Simryn Gill engages with an array of different mediums to explore how we experience place, history and culture in a postcolonial context.
In ‘Eyes and storms’, Gill’s recent group of pictures featuring pit mines, dams, remote lakes and waterholes, the viewer is offered a unique aerial perspective. While the artist has photographed these sites from a light plane hovering way above ground, the images maintain an intimate connection with the land. It is from this elevation that the open pit mines appear as orifices on the surface of the earth, or as the artist alludes to in the work’s title, eyes in the landscape.
In keeping with the concerns of her previous work, the photographs bring nature and culture together in a way that assertively shifts the thresholds between the two. The ruinous effects of human intervention into natural processes are evident in the deep striations and faults in formation. In ‘Eyes and storms’ the scars in the landscape are presented not only as a sign of disturbance but also alarming beauty.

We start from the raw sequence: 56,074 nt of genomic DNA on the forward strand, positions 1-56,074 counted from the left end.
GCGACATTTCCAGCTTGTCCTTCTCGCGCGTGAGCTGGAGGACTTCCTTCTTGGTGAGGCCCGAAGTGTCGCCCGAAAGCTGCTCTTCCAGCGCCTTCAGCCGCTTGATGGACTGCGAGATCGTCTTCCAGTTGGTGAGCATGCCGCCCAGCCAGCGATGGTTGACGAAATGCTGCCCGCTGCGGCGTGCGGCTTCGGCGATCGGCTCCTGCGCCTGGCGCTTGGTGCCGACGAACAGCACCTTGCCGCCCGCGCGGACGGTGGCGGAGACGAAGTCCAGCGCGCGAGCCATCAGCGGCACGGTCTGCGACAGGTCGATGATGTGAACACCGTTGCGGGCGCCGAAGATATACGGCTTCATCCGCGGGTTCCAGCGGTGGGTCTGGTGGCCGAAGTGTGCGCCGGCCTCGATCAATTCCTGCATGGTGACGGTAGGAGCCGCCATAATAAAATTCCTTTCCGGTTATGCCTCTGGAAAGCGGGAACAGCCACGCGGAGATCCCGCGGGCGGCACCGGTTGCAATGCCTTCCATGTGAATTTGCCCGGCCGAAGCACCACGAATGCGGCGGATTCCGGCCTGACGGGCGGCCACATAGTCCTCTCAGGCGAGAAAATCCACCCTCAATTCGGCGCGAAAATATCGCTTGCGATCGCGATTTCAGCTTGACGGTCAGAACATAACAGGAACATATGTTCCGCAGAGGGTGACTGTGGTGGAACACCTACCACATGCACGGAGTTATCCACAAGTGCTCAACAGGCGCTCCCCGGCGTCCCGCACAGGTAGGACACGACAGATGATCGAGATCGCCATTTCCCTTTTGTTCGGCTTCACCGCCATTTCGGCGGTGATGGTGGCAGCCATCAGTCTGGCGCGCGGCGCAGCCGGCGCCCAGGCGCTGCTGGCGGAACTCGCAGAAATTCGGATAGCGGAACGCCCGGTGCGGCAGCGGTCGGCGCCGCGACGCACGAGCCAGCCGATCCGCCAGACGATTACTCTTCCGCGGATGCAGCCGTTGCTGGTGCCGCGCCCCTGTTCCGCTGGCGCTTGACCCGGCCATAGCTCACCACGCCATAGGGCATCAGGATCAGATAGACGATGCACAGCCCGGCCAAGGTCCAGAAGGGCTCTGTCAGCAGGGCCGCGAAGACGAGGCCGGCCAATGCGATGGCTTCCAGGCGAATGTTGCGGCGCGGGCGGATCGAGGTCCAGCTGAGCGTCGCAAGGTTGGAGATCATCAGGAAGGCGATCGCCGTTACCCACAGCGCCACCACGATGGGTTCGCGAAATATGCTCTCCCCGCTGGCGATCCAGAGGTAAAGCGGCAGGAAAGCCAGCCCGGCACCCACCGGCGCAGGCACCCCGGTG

The work derives from the body of work ‘Here art grows on trees’, which was produced when the artist represented Australia at the 2013 Venice Biennale. Tracing a dialogue between identity and place the photographs, like much of her work, maps the issues of change and displacement in a global context.
Eyes and storms 13
121.7 x 121.2 cm sight; 127.9 x 127.3 cm frame
Signature & date
Not signed. Not dated.
Purchased with funds provided by the Photography Collection Benefactors' Program 2014
Not on display
© Simryn Gill